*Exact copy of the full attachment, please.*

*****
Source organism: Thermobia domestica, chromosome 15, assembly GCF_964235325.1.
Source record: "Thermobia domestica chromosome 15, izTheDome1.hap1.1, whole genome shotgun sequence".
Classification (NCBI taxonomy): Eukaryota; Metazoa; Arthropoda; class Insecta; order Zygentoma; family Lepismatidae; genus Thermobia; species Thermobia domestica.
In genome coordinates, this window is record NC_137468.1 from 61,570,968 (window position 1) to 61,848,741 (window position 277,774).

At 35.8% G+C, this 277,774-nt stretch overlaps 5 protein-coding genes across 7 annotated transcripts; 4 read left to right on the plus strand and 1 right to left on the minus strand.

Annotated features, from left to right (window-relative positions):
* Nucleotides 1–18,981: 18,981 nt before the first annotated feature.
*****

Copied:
Source organism: Thermobia domestica, chromosome 15, assembly GCF_964235325.1.
Source record: "Thermobia domestica chromosome 15, izTheDome1.hap1.1, whole genome shotgun sequence".
Classification (NCBI taxonomy): Eukaryota; Metazoa; Arthropoda; class Insecta; order Zygentoma; family Lepismatidae; genus Thermobia; species Thermobia domestica.
In genome coordinates, this window is record NC_137468.1 from 61,570,968 (window position 1) to 61,848,741 (window position 277,774).

At 35.8% G+C, this 277,774-nt stretch overlaps 5 protein-coding genes across 7 annotated transcripts; 4 read left to right on the plus strand and 1 right to left on the minus strand.

Annotated features, from left to right (window-relative positions):
* Nucleotides 1–18,981: 18,981 nt before the first annotated feature.